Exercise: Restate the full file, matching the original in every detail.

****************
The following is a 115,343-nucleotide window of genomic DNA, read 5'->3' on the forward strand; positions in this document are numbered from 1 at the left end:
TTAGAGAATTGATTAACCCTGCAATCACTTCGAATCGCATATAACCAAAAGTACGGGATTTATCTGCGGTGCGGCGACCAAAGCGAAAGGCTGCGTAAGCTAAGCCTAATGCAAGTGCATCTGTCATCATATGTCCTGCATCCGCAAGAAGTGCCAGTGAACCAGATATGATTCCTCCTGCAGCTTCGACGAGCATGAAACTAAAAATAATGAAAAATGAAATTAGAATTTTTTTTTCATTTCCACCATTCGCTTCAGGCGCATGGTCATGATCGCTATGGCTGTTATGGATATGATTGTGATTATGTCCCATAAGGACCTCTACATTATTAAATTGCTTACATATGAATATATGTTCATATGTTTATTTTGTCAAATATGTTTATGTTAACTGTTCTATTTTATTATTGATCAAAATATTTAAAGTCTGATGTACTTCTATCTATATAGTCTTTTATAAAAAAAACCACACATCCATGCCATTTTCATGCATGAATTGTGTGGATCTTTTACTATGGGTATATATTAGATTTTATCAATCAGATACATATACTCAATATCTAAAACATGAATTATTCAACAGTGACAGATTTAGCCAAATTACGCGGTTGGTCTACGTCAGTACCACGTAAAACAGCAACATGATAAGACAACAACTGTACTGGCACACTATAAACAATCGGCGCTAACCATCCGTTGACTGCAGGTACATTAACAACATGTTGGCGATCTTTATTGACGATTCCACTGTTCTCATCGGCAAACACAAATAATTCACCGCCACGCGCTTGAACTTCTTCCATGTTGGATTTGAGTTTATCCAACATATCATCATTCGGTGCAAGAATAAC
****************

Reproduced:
The following is a 115,343-nucleotide window of genomic DNA, read 5'->3' on the forward strand; positions in this document are numbered from 1 at the left end:
TTAGAGAATTGATTAACCCTGCAATCACTTCGAATCGCATATAACCAAAAGTACGGGATTTATCTGCGGTGCGGCGACCAAAGCGAAAGGCTGCGTAAGCTAAGCCTAATGCAAGTGCATCTGTCATCATATGTCCTGCATCCGCAAGAAGTGCCAGTGAACCAGATATGATTCCTCCTGCAGCTTCGACGAGCATGAAACTAAAAATAATGAAAAATGAAATTAGAATTTTTTTTTCATTTCCACCATTCGCTTCAGGCGCATGGTCATGATCGCTATGGCTGTTATGGATATGATTGTGATTATGTCCCATAAGGACCTCTACATTATTAAATTGCTTACATATGAATATATGTTCATATGTTTATTTTGTCAAATATGTTTATGTTAACTGTTCTATTTTATTATTGATCAAAATATTTAAAGTCTGATGTACTTCTATCTATATAGTCTTTTATAAAAAAAACCACACATCCATGCCATTTTCATGCATGAATTGTGTGGATCTTTTACTATGGGTATATATTAGATTTTATCAATCAGATACATATACTCAATATCTAAAACATGAATTATTCAACAGTGACAGATTTAGCCAAATTACGCGGTTGGTCTACGTCAGTACCACGTAAAACAGCAACATGATAAGACAACAACTGTACTGGCACACTATAAACAATCGGCGCTAACCATCCGTTGACTGCAGGTACATTAACAACATGTTGGCGATCTTTATTGACGATTCCACTGTTCTCATCGGCAAACACAAATAATTCACCGCCACGCGCTTGAACTTCTTCCATGTTGGATTTGAGTTTATCCAACATATCATCATTCGGTGCAAGAATAAC